The biggest release this weekend is Sony/TriStar’s The Woman King, which should open in the mid teens from 3,700 theaters (including IMAX and other premium large format screens) to become the best debut since Dragon Ball Super: Super Hero four weeks ago. The Gina Prince-Bythewood directorial can be described as a “Braveheart meets Black Panther” historical epic set in 19th century West Africa, based on a band of female warriors fighting for their kingdom of Dahomey against rival tribes and European slave traders. Viola Davis leads the cast which also includes Thuso Mbedu, Lashana Lynch, Sheila Atim, and John Boyega. The $50 million budget on this makes it a risky bet, necessitating strong legs and a large international turnout to make a profit, but with killer reviews (currently at 97% on Rotten Tomatoes) and awards potential, The Woman King certainly has a fighting chance.
Also going wide this weekend with a good shot at second place is Ti West’s Pearl, the prequel to the horror film X which came out in March. The 2,900 theater A24 release tells the origin story of the eponymous Pearl, the villain from X, and it stars Mia Goth as the young Pearl after playing both the older Pearl and the young heroine Maxine in X. While the 1970s set X was in the vein ofThe Texas Chain Saw Massacre, the 1918 set Pearl looks more towards old Hollywood’s Technicolor classics crossed withPsycho, and the film is intended to work as a standalone feature. X opened to $4.275 million six months ago and it finished with $11.8 million domestic and $14.5 million worldwide. Critics are digging it almost as much as the first film (85% on Rotten Tomatoes, compared to its predecessor’s 94%), and the good news for fans is that another installment, the 1980s set MaXXXine, is already in the works.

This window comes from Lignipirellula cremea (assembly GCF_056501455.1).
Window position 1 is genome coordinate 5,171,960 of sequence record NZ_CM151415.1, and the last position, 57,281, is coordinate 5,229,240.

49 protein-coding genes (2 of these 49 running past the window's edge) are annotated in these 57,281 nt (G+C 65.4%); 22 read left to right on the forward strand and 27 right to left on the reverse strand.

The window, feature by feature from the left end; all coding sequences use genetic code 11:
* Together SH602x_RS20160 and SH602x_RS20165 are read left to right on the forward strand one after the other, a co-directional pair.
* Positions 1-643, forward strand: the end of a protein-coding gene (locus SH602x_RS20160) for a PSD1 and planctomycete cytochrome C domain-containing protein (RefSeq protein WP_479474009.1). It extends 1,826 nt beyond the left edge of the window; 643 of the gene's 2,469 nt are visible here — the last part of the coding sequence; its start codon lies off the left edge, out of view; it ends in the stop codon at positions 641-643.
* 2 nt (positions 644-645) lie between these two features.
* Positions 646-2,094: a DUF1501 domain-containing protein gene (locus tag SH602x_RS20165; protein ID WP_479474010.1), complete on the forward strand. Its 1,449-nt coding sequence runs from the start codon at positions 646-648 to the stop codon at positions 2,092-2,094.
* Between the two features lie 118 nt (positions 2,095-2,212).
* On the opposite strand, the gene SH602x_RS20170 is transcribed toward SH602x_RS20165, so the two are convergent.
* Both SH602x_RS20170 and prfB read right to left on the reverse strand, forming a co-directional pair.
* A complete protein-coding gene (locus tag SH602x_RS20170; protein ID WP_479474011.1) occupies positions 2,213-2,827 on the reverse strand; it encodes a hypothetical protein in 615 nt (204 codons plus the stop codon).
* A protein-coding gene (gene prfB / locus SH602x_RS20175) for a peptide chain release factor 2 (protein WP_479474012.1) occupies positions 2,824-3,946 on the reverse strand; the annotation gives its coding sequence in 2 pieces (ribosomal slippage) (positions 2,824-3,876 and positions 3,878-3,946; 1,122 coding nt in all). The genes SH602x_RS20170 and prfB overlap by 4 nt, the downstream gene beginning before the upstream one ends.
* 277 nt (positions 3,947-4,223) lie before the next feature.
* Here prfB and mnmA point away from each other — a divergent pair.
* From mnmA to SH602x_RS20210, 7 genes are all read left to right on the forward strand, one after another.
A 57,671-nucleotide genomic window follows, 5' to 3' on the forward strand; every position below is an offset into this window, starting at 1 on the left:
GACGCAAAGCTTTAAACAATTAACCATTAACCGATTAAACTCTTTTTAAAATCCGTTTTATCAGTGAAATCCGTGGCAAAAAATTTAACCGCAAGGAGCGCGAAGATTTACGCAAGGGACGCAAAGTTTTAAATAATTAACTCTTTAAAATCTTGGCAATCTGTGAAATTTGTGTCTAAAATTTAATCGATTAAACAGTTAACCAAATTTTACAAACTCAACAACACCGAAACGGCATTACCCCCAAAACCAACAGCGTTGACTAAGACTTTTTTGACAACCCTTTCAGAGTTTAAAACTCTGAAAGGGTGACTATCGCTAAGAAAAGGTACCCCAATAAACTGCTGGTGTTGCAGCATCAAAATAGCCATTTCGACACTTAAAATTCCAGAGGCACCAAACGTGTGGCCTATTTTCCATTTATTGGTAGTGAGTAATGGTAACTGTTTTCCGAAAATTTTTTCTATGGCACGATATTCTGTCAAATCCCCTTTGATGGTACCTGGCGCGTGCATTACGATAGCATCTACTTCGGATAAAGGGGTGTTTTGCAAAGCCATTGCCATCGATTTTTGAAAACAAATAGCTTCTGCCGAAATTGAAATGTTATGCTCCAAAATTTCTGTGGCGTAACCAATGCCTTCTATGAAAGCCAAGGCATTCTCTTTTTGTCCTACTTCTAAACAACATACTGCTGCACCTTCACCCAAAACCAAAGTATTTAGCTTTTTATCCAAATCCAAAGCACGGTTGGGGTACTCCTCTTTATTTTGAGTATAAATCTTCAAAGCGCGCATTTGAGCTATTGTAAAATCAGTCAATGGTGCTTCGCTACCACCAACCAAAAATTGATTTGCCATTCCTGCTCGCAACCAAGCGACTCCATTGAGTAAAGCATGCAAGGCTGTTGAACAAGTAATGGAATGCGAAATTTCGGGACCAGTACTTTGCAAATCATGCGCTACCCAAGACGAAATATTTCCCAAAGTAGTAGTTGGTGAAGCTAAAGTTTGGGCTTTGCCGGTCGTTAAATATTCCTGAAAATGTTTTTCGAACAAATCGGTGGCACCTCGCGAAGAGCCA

Another film going wide with a good shot at the top five is Searchlight’s See How They Run, an Agatha Christie-esque murder mystery set in 1950s London. The ensemble cast includes Sam Rockwell and Saoirse Ronan as the investigators on the case of the murdered theatre director played by Adrien Brody. The buzz is soft, but the film debuted at number one on the U.K. and Ireland charts last weekend with $1.3 million, and critics are mostly enjoying it (73% on Rotten Tomatoes).
On a smaller scale is Kevin Smith’s return to the characters and convenience store that launched his career. On Tuesday, Fathom Events’ began the 1,200 theater, 13-day limited engagement of Clerks III, which is in addition to the touring roadshow screenings with Smith in attendance which are scheduled through November. It’s a different market now than when Clerks II opened to $10 million in 2006 and finished with a cume of $24.1 million, but a finish along the lines of the 2019 Jay and Silent Bob Reboot ($4.59 million) could be in order here.
Yet even more films are taking advantage of the slow season with solid sized releases this weekend. The faith based baseball film Running the Bases from UP2U Films is looking to tap into the religious audience as it goes wide. Also going wide is IFC’s well-reviewed (88% on Rotten Tomatoes) Thandiwe Newton starring thriller God's Country. Most notable in limited release is Focus’ 279 theater debut of The Silent Twins, the English language debut of Polish director Agnieszka Smoczyńska (The Lure, Fugue) which stars Letitia Wright and Tamara Lawrance as the real life identical twins June and Jennifer Gibbons who only spoke with each other. Further expansion is planned for the film which has received mixed reviews (67% on Rotten Tomatoes) since its Cannes premiere.